Penguin Audio, 2016
Source:  Minuteman Library Network

July 14, 2016

Murder on the Ile Saint-Louis

      Aimee slid into the warm night. She saw white wavelets hitting the opposite bank of the Seine.  Flooding threatened if the thaw kept up.
      She'd lived here most of her life, yet the neighbors in her building were only nodding acquaintances. Not one was someone to go to for help. Of course, she was aware, as they all were from the concierge, that a retired doctor of L'Ecole de Medecine lived on the first floor with his dog. An actor and his family resided on the second floor. An old aristocrat owned the top-floor pied-a-terre, handed down through the generations.  Hers had been inherited from her grandfather. God knows she couldn't have afforded to buy a place on the Ile Saint-Louis on her earnings from Leduc Detective.
      Along the quai, a few lit windows, like eyes peering into the darkness, showed in the hotels partciuliers,  narrow limestone-arcaded town houses with delicate wrought-iron balconies and high arched entrances. ... She knew other worlds existed behind the massive carved entry doors leading to double- and triple-deep courtyards and gardens that could never be glimpsed from the outside. Life on this island took place in the courtyards, in the hidden back passages that had changed little since medieval times. The Ile Saint-Louis was a feudal island fortress, its fortifications the town houses built for the aristocracy. Five bridges spanned the comma-shaped island, which had once been a cow pasture in the Middle Ages. It was eight blocks long and three blocks across at the widest,yet so self-contained that long-time Ile Saint-Louis inhabitants - Ludoviciens -- still referred to the rest of Paris as 'the continent.'  Stubbornly reclusive, the inhabitants ignored the tourists, aware that they inhabited the most desirable streets in Paris, keeping themselves to themselves. They were proud of having allowed a post office to open only a few years ago, of having neighbors like a minister or two and like the Rothschilds, whom one was unlikely to visit to borrow a cup of sugar. Who was she to criticize?  She'd never live anywhere else.
      A woman in trouble wouldn't knock on the Rothschilds' door in the middle of the night. Was that why she'd been chosen?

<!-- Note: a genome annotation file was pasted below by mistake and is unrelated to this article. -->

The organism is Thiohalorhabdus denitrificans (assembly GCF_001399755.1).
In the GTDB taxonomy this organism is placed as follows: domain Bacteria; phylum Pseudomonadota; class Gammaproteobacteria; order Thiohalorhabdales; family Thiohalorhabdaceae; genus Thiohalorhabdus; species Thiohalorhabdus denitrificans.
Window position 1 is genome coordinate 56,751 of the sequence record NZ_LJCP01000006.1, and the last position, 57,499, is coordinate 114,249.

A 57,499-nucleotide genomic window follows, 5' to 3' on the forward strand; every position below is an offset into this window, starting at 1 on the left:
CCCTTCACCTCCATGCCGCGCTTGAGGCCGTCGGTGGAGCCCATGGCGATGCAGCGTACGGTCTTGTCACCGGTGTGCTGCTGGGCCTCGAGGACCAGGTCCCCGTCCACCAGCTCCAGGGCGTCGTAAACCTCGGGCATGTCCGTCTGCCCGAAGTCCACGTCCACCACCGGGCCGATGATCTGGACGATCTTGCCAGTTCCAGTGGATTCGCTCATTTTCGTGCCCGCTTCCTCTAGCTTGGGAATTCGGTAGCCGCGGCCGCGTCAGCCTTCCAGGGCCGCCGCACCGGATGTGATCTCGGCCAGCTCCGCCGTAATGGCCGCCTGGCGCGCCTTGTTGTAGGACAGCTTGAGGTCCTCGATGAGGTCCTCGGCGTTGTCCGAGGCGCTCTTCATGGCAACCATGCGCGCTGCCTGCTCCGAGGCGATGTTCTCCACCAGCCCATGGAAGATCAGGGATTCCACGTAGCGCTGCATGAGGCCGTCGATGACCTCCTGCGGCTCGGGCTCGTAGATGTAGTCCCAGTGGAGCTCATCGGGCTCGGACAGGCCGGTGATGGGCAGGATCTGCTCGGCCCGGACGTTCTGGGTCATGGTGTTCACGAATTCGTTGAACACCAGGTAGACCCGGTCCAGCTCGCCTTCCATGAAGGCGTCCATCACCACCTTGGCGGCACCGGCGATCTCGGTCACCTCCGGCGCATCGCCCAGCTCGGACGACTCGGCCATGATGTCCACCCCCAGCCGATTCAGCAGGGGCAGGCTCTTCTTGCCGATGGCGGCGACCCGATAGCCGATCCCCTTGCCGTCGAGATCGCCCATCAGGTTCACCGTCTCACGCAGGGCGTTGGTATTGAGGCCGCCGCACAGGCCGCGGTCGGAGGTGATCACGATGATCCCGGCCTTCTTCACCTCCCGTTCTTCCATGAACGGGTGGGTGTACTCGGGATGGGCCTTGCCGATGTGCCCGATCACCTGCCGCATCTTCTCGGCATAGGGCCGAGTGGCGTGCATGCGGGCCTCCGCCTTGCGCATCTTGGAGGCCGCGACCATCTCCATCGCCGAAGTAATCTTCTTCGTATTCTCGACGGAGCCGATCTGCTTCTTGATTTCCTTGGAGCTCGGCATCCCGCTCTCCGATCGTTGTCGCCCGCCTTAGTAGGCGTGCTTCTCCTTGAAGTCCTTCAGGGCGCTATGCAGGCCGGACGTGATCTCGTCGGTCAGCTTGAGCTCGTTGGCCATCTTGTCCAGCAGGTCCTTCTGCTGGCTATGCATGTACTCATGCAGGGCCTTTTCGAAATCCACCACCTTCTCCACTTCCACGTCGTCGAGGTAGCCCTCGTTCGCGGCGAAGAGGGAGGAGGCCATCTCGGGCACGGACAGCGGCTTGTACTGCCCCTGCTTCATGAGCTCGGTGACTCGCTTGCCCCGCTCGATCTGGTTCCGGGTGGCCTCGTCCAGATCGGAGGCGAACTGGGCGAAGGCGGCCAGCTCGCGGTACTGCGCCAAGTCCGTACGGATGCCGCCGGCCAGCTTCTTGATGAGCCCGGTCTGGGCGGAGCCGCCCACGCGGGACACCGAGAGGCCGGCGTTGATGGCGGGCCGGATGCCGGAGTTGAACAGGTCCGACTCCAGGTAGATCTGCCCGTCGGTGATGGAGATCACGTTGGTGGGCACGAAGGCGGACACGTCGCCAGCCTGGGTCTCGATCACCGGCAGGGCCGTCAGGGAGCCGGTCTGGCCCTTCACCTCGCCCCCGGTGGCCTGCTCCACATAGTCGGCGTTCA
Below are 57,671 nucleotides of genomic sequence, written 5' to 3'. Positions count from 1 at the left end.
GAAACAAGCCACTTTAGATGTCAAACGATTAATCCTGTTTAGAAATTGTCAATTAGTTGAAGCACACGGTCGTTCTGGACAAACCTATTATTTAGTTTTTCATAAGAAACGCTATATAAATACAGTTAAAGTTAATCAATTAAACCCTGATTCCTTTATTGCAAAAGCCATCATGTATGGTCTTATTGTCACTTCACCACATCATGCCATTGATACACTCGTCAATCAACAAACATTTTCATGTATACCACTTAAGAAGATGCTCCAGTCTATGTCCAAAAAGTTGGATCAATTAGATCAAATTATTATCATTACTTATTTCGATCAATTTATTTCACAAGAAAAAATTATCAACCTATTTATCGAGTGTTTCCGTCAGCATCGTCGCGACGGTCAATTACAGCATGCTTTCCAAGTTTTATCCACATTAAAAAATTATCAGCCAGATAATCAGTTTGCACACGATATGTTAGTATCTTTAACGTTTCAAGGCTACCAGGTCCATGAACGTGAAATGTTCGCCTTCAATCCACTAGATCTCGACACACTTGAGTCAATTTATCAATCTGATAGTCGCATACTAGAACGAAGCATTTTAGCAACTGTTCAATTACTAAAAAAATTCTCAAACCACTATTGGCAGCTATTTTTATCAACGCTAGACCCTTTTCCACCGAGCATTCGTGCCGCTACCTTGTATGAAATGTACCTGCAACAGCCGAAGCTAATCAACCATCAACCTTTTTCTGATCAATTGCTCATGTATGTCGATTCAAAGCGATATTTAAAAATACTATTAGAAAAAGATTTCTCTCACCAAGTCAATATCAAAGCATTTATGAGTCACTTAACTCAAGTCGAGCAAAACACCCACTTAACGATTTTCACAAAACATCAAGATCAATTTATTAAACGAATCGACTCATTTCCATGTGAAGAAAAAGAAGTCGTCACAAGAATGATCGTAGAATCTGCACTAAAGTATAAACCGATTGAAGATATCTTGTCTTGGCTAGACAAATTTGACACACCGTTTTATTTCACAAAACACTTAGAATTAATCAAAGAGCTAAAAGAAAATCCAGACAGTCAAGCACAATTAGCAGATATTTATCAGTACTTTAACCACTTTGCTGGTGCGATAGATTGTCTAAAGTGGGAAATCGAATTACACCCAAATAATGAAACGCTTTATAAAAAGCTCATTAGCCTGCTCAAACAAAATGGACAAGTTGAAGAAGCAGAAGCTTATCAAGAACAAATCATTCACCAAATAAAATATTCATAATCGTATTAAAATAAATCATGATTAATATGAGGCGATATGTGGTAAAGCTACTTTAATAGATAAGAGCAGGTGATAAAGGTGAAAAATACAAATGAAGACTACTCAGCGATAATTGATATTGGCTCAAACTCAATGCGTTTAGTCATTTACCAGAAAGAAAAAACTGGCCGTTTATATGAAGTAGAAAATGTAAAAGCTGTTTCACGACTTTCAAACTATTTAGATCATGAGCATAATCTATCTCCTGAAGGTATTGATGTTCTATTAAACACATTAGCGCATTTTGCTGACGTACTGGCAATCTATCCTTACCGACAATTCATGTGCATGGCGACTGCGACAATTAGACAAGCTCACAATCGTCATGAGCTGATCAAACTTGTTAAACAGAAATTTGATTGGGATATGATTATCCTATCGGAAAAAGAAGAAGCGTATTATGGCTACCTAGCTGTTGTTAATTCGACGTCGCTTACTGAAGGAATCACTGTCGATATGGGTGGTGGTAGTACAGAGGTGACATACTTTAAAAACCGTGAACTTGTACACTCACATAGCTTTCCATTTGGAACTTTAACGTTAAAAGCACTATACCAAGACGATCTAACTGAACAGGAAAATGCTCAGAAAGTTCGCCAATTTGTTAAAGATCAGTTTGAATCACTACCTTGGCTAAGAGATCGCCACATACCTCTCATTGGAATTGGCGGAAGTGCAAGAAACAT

I'm not especially drawn to edgy modern mysteries, but I've read and enjoyed several of the books in this series about Aimee Leduc, a 'computer detective' living and working in Paris, sometimes for Paris in July.

The newest book, Murder on the Quai, is waiting for me at the library, and it promises to tell us more about Aimee's background.  {I was laughing earlier today when I saw a tweet from Martha Stewart Weddings about books to take on your honeymoon, and it was the one recommended for Paris. Yes, these books definitely give you a feeling for Paris, but then again there's nothing like a nice romantic murder...}

But I was drawn to this one in the meantime, because it's set on the Ile Saint-Louis, one of the places I remember best from when I went to Paris {walking across the bridge near Notre Dame, having breakfast in the cafe on the corner there, the narrow streets lined with those tall houses, and a little shop that sold French jams and teas to take home} and because of the plot. While she is working in her apartment, trying to finish some client work on a tight deadline,  Aimee receives a phone call from an obviously terrified woman, pleading for help and begging Aimee to go to the courtyard in her building. When she does, she finds a newborn baby wrapped in a beaded denim jacket.  When a group of protesters gathers at a reception, where an oil company, suspected of polluting, is about to announce an drilling agreement with the French government, their peaceful protest erupts into violence, and  as she searches for the baby's mother, Aimee discovers that the danger she is in may be connected.